Leveling and Labeling Your Classroom Library
- Grades: PreK–K, 1–2, 3–5, 6–8
I once heard that if you make a major change in your home that you are unsure about, you should live with it for a year before deciding if you really don’t like it. The same might be true of a classroom when deciding to paint, drastically reorganize, or create a leveled library system. Last summer, I painstakingly reorganized, labeled, repaired, and re-shelved my entire library. For a book-a-holic like me, I assure you it was no small task. The worst part was I was unsure I liked the system once the hours of organizing were over. A year later and it is time to put the books back on the shelves. Here is what worked for me.
Organizing Books by Level or Content
I struggled with the decision to move my library from leveled boxes to themed containers. My school uses a specific leveled reading program. A leveled library system helps students select books that are appropriate based on the level they are reading at. The problem is, once I got to the point where I had six large baskets of the same level, students had trouble figuring out the type of book they wanted to read from all that inventory. Great books were being overlooked! I had trouble finding a particular book I knew was there because of the enormous quantities in each bin. Organizing by content also made theming easier.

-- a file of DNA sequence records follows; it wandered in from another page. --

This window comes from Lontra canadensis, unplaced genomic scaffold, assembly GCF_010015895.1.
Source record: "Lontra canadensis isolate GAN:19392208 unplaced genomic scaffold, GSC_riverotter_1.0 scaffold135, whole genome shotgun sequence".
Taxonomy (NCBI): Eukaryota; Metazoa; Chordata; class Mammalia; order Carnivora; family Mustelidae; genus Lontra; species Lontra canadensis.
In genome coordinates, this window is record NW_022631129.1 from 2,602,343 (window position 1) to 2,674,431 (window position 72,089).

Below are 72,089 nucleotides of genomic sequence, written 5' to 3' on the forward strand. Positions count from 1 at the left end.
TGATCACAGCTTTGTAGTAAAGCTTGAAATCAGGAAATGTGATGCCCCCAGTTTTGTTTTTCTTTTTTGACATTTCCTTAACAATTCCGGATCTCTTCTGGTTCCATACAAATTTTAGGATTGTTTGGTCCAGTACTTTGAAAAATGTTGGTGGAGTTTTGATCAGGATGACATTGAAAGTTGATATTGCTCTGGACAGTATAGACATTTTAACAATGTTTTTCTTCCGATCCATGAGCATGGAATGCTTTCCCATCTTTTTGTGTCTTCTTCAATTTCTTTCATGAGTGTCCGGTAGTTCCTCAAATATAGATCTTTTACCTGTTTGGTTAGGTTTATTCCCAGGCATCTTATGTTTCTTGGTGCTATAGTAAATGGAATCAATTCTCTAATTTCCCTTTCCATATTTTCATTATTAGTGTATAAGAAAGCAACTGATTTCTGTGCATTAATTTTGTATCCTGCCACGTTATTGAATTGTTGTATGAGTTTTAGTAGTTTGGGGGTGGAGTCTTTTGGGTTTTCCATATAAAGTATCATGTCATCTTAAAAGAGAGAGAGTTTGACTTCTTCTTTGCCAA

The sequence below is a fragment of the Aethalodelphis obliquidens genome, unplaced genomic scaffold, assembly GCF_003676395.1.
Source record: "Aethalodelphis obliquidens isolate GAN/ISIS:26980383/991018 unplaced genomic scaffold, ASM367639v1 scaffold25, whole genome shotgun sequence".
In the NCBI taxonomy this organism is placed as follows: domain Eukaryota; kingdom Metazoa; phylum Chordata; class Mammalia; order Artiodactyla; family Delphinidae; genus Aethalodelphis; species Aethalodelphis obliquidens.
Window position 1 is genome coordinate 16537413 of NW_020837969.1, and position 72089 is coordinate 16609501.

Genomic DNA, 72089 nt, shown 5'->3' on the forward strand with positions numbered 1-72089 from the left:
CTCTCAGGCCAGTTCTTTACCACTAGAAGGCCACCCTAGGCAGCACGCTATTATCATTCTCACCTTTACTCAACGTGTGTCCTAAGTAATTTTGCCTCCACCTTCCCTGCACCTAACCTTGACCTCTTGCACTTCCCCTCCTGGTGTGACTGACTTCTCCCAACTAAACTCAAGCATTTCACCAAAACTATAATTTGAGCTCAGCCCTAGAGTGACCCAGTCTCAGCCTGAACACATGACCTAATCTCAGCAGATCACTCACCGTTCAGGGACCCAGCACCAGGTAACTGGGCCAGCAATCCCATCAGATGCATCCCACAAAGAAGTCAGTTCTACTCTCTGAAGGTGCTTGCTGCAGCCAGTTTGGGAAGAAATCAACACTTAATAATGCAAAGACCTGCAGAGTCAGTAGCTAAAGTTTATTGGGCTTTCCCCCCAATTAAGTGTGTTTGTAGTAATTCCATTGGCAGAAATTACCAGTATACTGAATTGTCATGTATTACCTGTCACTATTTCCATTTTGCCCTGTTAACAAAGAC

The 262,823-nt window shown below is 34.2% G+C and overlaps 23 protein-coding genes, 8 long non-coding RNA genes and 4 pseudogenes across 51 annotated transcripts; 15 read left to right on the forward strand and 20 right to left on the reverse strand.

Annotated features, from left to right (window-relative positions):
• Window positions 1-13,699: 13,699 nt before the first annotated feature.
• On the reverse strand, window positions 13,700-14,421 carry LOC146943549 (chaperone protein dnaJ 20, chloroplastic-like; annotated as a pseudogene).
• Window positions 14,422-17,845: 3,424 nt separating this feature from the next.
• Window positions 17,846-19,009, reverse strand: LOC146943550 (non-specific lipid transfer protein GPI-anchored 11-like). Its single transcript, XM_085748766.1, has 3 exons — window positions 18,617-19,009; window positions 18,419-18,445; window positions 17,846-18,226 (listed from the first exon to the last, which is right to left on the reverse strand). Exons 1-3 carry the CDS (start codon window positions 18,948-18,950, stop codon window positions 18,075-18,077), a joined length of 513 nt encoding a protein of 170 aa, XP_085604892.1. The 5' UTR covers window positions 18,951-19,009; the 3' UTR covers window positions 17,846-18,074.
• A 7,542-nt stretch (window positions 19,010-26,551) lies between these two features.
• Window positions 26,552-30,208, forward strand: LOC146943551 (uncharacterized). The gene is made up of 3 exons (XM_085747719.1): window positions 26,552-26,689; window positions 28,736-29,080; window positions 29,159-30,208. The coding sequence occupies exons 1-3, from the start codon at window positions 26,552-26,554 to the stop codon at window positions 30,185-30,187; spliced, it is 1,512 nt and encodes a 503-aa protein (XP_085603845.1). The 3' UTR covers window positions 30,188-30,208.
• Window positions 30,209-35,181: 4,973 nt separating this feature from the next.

How to Separate Books
Because I was moving schools, I had the fortune of having all my books in my living room for the summer. I started by unloading one box at a time and dividing the books into what made sense: animals, historic fiction, Magic Tree House series, etc. After a few boxes it was clear which categories needed further division and which authors or types of books were common in my library. This is how I started, and it is still a work in progress. “Other Animals” for example, will be changed this year to fiction and nonfiction animal books separately. I now need a Fancy Nancy box and a Curious George box for new acquisitions. The system isn’t perfect, but a list of what categories I created has come in handy.
Recording Your Library
Keeping track of what is in your library can be overwhelming. Once all the books are out for restocking, go ahead and use an electronic system to help catalog your books. Scholastic’s Book Wizard can help. Using the mobile version (now available on iPad, iPhone, and Andriod), you can search by title, author, or keyword. Scan any book's barcode to get instant leveled information as well as a synopsis and then save the book to your bookshelf. You can share your lists with families or other teachers. The Book Alike feature can help locate books that are similar to your classroom favorites. If the task of leveling your library seems too overwhelming, host a book leveling party or invite parent volunteers to take a basket at a time to add to your account.
Labeling for Everyone